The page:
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Rural and Urban Scholars Pathways

What is RUSP?

The Rural and Urban Scholars Pathways program is a co-curricular opportunity unique to the Heritage College. When launched in 2013, the purpose of RUSP was simple: To prepare future physicians to practice in medically underserved communities. With the addition of the 2022–2023 cohort, the total number of students participating in the RUSP program is 138, including all four years across all three campuses.

Watch the video below to hear RUSP graduate, Alyssa Gerth, D.O. (’20), talk about the RUSP program in her own words.

Goals of RUSP

  • Encourage students toward rural and urban underserved practice

  • Develop competencies relevant to rural and urban underserved practice 

  • Provide opportunities for students to develop leadership skills in team settings

  • Increase awareness of local community assets and develop a sense of place in a rural or urban underserved community

  • Build specific skills in depth and in authentic context

  • Promote community-engaged scholarly work in underserved settings

  • Promote excellence in practice

RUSP Defining Moments - WOUB PodcastOverview of RUSP -
Value of Clinical Jazz - Article 

RUSP Pathway Article

Components of RUSP

  • Clinical Jazz, a longitudinal small-group experience in leadership development and peer coaching with a focus on competencies for practice in an underserved setting, experiential place-based learning and mentorship

  • Individualized coaching with a physician who has practiced in a rural and/or urban underserved community

  • Professional development workshops focused on (1) skill-building for a broad scope of practice, (2) problem-solving with invited guests and (3) other active exploration of issues relevant to rural and urban underserved practice

  • Immersion experience for students in between their first and second years in a setting of relative austerity (possibly a global health experience)

  • Six months or the equivalent of curricular time in a rural or urban underserved setting

  • Scholarly project relevant to the health of rural and urban underserved communities

Other Opportunities and Scholarships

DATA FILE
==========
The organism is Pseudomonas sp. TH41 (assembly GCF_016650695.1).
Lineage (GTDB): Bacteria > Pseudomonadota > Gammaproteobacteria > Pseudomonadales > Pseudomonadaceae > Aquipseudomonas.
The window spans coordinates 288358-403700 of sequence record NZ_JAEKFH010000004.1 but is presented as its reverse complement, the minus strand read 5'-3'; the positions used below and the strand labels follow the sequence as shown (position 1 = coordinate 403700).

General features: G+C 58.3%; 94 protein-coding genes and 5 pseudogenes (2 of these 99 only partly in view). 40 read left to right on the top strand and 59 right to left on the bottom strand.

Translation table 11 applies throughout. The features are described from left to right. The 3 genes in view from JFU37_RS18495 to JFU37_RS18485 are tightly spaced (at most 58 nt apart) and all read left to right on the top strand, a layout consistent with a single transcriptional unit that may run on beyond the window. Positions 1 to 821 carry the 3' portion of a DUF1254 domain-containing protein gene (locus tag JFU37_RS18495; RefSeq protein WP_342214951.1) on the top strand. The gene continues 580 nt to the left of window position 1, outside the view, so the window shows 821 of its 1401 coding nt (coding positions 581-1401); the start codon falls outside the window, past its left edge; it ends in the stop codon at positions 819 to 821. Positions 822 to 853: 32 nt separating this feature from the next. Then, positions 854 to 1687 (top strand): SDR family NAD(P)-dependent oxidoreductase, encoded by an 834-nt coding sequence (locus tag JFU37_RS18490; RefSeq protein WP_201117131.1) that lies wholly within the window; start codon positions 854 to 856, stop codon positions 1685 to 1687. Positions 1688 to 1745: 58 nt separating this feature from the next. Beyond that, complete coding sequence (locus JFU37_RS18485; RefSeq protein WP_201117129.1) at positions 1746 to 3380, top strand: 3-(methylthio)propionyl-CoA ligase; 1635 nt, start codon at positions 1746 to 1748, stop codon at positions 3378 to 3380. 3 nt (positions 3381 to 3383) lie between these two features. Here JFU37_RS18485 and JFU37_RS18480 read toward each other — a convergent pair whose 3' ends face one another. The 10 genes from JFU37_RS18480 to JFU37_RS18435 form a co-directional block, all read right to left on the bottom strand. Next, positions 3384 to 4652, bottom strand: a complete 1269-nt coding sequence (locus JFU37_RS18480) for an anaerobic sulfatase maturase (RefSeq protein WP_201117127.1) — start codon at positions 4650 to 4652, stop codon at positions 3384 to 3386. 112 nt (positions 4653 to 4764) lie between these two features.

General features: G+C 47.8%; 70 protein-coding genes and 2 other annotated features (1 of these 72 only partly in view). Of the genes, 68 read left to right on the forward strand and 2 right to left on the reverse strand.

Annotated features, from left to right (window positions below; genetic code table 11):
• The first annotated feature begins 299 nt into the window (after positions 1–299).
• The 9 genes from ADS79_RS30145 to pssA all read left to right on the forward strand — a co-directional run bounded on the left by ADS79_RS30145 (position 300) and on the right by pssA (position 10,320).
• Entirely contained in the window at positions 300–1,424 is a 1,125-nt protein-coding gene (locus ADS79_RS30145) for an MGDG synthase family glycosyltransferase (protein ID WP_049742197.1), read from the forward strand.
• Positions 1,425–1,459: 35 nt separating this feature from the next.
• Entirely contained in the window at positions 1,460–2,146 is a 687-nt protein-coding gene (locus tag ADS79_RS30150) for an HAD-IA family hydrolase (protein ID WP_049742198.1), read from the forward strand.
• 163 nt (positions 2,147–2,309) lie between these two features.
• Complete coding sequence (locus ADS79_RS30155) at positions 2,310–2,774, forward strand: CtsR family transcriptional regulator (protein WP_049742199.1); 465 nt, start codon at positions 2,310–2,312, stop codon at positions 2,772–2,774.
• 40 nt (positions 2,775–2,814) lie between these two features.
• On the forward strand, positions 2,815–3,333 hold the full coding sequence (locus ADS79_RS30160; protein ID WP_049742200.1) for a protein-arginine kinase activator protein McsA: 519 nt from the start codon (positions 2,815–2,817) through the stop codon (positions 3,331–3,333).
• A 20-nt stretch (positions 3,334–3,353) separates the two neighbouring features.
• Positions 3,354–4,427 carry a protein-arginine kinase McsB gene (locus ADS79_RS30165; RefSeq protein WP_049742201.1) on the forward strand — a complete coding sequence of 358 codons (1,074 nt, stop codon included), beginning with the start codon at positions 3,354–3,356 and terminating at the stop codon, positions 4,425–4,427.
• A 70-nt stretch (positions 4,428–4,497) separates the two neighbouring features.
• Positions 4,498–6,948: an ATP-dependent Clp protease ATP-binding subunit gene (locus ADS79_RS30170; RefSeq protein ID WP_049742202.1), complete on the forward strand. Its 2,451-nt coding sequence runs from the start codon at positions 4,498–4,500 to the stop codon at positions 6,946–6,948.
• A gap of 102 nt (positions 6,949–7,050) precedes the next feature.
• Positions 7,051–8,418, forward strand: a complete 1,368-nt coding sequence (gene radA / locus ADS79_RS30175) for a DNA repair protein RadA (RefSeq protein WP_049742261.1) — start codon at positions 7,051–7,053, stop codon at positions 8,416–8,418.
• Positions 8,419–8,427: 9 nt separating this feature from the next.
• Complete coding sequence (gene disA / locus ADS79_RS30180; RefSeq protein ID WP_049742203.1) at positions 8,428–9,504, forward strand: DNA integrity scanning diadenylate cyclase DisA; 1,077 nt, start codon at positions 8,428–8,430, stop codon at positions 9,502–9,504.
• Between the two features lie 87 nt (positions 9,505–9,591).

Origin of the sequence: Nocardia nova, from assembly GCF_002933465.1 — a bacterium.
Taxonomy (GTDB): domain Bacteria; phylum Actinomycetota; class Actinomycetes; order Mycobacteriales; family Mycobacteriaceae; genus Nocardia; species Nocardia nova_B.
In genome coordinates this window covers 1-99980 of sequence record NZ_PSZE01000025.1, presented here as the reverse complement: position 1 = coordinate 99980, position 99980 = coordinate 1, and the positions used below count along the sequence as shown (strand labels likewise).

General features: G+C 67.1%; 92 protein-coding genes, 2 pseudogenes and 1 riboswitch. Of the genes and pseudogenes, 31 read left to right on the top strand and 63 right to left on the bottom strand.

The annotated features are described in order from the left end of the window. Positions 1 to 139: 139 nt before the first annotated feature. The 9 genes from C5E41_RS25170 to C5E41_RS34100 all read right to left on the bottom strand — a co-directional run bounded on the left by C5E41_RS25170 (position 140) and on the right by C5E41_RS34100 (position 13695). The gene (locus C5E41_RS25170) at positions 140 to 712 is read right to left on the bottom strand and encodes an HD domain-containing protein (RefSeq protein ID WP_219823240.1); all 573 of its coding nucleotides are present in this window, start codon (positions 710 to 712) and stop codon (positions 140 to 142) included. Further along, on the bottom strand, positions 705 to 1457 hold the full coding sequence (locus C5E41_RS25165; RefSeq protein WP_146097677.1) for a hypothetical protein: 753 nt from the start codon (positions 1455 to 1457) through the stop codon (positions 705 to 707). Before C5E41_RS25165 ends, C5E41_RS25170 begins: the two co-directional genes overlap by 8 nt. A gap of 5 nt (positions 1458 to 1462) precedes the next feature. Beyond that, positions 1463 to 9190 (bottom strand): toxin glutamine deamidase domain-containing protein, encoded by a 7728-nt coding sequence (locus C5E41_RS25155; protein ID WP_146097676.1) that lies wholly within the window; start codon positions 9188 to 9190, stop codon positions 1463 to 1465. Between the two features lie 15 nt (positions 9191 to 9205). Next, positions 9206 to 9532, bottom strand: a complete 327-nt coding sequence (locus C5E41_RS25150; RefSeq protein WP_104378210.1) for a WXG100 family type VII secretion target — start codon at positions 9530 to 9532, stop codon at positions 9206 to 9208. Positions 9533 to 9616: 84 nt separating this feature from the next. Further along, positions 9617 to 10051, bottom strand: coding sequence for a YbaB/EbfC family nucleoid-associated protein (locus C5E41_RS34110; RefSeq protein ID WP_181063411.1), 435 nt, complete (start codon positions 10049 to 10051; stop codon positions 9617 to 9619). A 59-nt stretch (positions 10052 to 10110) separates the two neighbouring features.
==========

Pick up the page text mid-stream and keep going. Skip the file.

• RUSP students interested in practicing in rural settings are encouraged to apply to the Rural Health Scholars Retreat each fall (open to students from all of Ohio’s medical schools).

  • RUSP will support any RUSP student in their application for scholarships offered by the Heritage College.

Apply to RUSP

Unlike many other rural or urban tracks at medical schools, RUSP is a pathway. This means that students can apply to the program during any year of medical school or as an accepted pre-matriculated student. The application opens each academic year on November 1. The deadline for current students to apply is March 15. The deadline for pre-matriculating students is May 1. Learn more by reviewing the RUSP Info Session PowerPoint from 1/25/23.

Students are encouraged to download and review a PDF copy of the application in advance, in order to know what documents are needed at time of submission.

FAQS Apply Here


For questions or additional information, please contact Dawn Mollica, administrative director.

The RUSP Team

The RUSP program was designed and implemented by Randall Longenecker, M.D., assistant dean of rural and underserved programs, in 2013. The RUSP team includes director Sharon Casapulla, Ed.D., M.P.H., and three associate directors, one on each campus. Katy Kropf, D.O. ('02), is the associate director on the Athens campus. Fran Blais, D.O., is the associate director on the Dublin campus, and Jessica Griggs, D.O. ('98), M.P.H., M.B.A., is the  associate director on the Cleveland campus. We are supported in our work by Dawn Mollica, administrative director for the Office of Rural and Underserved Programs. Feel free to reach out to any member of the RUSP team for more information. We look forward to hearing from you. 

Each of the physician leaders on the RUSP team has been in rural or urban underserved practice. RUSP students receive regular coaching from some of the top instructors in medicine, including the National Rural Health Association's Educator of the Year and two who were named Mentor of the Year.